~ Sunno))) (Friday night)))): When you can barely breathe for dry ice you know it’s time for Sunnoparenthesisification. Or a Sisters Of Mercy gig, perhaps. One of the two. I only watched a little bit before wondering off to see Scorn, admittedly, but after the intro tape had ended and their performance had started (figuring out the precise point at which this happens is not the easiest feat) they went “Buuurrrrrrrrrrrrrrrrrrrrrrrrrrrrrrrrrrrrrr” for the ten minutes or so I bothered with. As, obviously, is their custom. I think they could be interesting as a kind of endurance test if they actually were as loud as popular legend claims that they’re supposed to be, but on neither of the time-and-a-bits that I’ve sent them has this been the case (at least a couple of folks whose stuff I’ve read from the Collective Memory seem to have been carrying portable decibel meters and reckon that this hit that 130db-ish plane-taking-off range. I am as deaf as a post, admittedly, but that really doesn’t sound even approximately close to right to me))).
~ Diagonal (early Saturday evening): Erm, I know that I definitely saw at least some of their set but I don’t remember the slightest thing. I don’t recall them as specifically bad, but not making any impact at all can’t be a good thing.
~ Trying to keep the rain from falling into my cider whilst walking between stages on Sunday: A pain in the arse. The weather was OK otherwise, though.
~ Tiredness and aching: Clearly I am a complete and total Jessie.
~ Travelling by taxi: This was necessary for the journeys home on the first two nights. It’s not a cheap hobby.
~ Missing some of the bands that were worth seeing: I signed off Venetian Snares (who I would particularly have liked to see) and Monotonix as being casualties of playing in the middle of the morning, and now everybody seems to be saying they were particular highlights. Bah. I didn’t get around to getting my name down for the list-only Pram performance beforehand, either. Bah.
~ Scorn (Friday night): Not as good as I wanted, but I think that may mostly have been due to me having the wrong kind of expectations – this was more of a ‘minimal electronics’ sort of affair than the thick swamp of dub that I was looking forward to. I spent a fair bit of the set chatting to The Infamous John Matie (I hadn’t seen him for a year) in the other room of The Med Bar and Scorn’s set made ace background music for that, though.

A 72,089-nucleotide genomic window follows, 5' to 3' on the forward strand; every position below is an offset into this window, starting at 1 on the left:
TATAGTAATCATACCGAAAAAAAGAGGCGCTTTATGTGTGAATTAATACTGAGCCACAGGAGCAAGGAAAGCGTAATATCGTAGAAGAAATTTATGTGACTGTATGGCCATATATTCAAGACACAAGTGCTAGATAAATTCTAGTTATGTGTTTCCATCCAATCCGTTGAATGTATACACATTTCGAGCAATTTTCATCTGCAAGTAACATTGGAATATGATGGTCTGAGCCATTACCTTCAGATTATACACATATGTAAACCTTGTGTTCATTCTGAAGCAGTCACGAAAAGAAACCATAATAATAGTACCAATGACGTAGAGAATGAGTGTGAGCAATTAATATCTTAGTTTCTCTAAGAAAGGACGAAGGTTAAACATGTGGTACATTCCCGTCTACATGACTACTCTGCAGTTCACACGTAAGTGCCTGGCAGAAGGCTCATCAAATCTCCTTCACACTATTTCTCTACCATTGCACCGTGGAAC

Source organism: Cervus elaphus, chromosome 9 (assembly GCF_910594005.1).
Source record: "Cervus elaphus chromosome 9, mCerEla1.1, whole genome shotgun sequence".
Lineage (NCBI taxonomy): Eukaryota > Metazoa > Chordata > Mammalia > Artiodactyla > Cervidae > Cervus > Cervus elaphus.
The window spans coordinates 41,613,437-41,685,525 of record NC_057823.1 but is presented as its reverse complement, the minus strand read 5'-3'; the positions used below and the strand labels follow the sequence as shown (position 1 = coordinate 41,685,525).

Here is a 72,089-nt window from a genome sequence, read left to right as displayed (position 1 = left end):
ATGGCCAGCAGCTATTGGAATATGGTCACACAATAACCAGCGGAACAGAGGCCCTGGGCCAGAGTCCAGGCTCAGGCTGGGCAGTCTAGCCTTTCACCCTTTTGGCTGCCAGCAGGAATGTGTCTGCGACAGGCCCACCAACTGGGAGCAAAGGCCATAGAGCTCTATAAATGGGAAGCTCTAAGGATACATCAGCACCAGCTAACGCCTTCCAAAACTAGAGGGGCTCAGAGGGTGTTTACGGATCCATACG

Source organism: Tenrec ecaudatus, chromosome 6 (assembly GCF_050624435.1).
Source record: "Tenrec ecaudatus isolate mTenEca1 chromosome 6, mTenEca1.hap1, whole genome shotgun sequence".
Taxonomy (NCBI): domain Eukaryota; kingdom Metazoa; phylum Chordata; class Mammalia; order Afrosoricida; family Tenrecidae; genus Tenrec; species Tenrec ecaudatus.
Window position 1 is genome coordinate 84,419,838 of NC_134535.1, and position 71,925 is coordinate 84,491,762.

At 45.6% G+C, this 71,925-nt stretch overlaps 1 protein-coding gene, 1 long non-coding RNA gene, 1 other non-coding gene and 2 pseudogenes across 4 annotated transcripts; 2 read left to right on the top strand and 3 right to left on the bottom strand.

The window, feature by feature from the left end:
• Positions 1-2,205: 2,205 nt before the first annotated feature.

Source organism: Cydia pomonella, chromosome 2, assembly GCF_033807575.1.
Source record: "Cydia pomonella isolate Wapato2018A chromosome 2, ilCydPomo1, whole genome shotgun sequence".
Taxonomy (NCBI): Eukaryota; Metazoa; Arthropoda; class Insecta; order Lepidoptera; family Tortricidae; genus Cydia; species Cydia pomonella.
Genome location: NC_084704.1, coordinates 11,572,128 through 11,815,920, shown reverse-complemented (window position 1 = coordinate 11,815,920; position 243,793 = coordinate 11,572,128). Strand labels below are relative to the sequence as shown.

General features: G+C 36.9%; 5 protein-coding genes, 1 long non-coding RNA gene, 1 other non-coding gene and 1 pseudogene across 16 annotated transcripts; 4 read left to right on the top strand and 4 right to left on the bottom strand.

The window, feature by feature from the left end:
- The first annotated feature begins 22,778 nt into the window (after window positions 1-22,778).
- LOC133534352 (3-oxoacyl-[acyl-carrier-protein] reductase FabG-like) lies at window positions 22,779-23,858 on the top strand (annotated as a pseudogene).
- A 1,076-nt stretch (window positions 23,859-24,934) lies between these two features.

~ Rose Kemp (Saturday afternoon): Whilst it seemed like a theme for quite a few acts over the weekend, Rose Kemp took “sounding very different live to on record” to a ludicrous degree. Her voice was a hell of a lot more shrill than I expected, and accompanied only by big dragged-out doomy chords. At some points this came together to create a hellish sound, whilst at others it sounded like half baked hit-the-guitar-and-howl improvisation. There was also some very extensive swearing and amp-fiddling between songs. Lots and lots of each. It’s nice to have hobbies.
~ “Home Of Metal” talk (Saturday evening): After a fun little documentary about the project, there was an on-stage interview Johnny Doom, Nic Bullen and a couple of Sunno))) blokes. With the mics helpfully turned down really quiet. I left halfway through – I would actually have liked to stay and strain to hear for a bit longer (not being sarcy) but I absolutely did not want to miss any of Nisennenmondai.
~ The Accused (Saturday night): They sounded really Poison Idea-esque on the recorded bits I’d heard, but more like a generic sloppy 80s thrash band live. They did have their moments though.
~ Esoteric (Sunday afternoon): I think I was probably all-doomed-out by this point. They had effective chunky riffs and a big sound, but just didn’t really get to me. The atmospheric sample bits (dripping taps sounds etc) probably would have worked a lot better in less massive venue. Your man’s Prince/Madonna stylee headset mic was a nice touch, though, although there were no dance routines to make the most of it.
~ Arbouretum (sic) (early Sunday evening): I only saw a little bit of their set – 70s folky prog sorta thing. Seemed OK-ish.
~ Jarboe (Sunday evening): Ooh, she’s an enigma, that Jarboe. Or wants to be, at the very least. Hippy-doom this time around, perhaps (ah, it makes sense in my mind), but the way that she appeared to have such great regard for the magical spiritual worth of what she was doing really did get irritating.
~ 65DaysOfStatic (Sunday night): Post-rock with d’n’b styled imitation breakbeats. I liked bits of the bit of their set I saw, but (as a tweet from I-don’t-know-whom that seems to have fallen off the internet said) every song seems trying so very hard to be all big and epic. Their stage manner was very different but somehow related to that of Jarboe – in their case they seemed supremely convinced of their own ability to Rock The Hizouse. Plenty about them to get on the ol’ nerves, all in all, but they did have some fun moments.
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Not quite matching up to last year’s best Supersonic evaaarrr, but still plenty good enough. Next one please. Again again again.
Check out The Collective Memory for a whole bag o’ links to things other people have said.